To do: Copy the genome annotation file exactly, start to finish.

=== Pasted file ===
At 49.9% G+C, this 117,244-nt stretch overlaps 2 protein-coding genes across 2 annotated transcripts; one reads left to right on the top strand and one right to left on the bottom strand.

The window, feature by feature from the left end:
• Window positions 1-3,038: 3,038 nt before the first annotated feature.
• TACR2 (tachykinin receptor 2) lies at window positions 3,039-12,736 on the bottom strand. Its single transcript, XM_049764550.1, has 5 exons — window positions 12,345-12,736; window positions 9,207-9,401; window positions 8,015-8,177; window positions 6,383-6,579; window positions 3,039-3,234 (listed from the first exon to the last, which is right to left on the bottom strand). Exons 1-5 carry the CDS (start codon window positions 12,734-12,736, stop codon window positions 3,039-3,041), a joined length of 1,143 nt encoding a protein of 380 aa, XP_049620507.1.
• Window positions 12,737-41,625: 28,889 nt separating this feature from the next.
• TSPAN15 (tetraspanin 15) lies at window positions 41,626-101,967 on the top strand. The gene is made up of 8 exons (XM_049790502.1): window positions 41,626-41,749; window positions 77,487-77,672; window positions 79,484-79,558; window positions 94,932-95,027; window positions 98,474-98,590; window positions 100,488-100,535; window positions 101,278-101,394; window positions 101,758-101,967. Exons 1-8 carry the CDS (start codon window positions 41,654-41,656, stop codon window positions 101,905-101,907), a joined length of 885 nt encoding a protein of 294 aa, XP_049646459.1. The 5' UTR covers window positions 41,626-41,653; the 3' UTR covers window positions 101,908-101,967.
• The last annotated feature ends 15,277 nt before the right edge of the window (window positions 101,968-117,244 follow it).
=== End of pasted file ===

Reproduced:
At 49.9% G+C, this 117,244-nt stretch overlaps 2 protein-coding genes across 2 annotated transcripts; one reads left to right on the top strand and one right to left on the bottom strand.

The window, feature by feature from the left end:
• Window positions 1-3,038: 3,038 nt before the first annotated feature.
• TACR2 (tachykinin receptor 2) lies at window positions 3,039-12,736 on the bottom strand. Its single transcript, XM_049764550.1, has 5 exons — window positions 12,345-12,736; window positions 9,207-9,401; window positions 8,015-8,177; window positions 6,383-6,579; window positions 3,039-3,234 (listed from the first exon to the last, which is right to left on the bottom strand). Exons 1-5 carry the CDS (start codon window positions 12,734-12,736, stop codon window positions 3,039-3,041), a joined length of 1,143 nt encoding a protein of 380 aa, XP_049620507.1.
• Window positions 12,737-41,625: 28,889 nt separating this feature from the next.
• TSPAN15 (tetraspanin 15) lies at window positions 41,626-101,967 on the top strand. The gene is made up of 8 exons (XM_049790502.1): window positions 41,626-41,749; window positions 77,487-77,672; window positions 79,484-79,558; window positions 94,932-95,027; window positions 98,474-98,590; window positions 100,488-100,535; window positions 101,278-101,394; window positions 101,758-101,967. Exons 1-8 carry the CDS (start codon window positions 41,654-41,656, stop codon window positions 101,905-101,907), a joined length of 885 nt encoding a protein of 294 aa, XP_049646459.1. The 5' UTR covers window positions 41,626-41,653; the 3' UTR covers window positions 101,908-101,967.
• The last annotated feature ends 15,277 nt before the right edge of the window (window positions 101,968-117,244 follow it).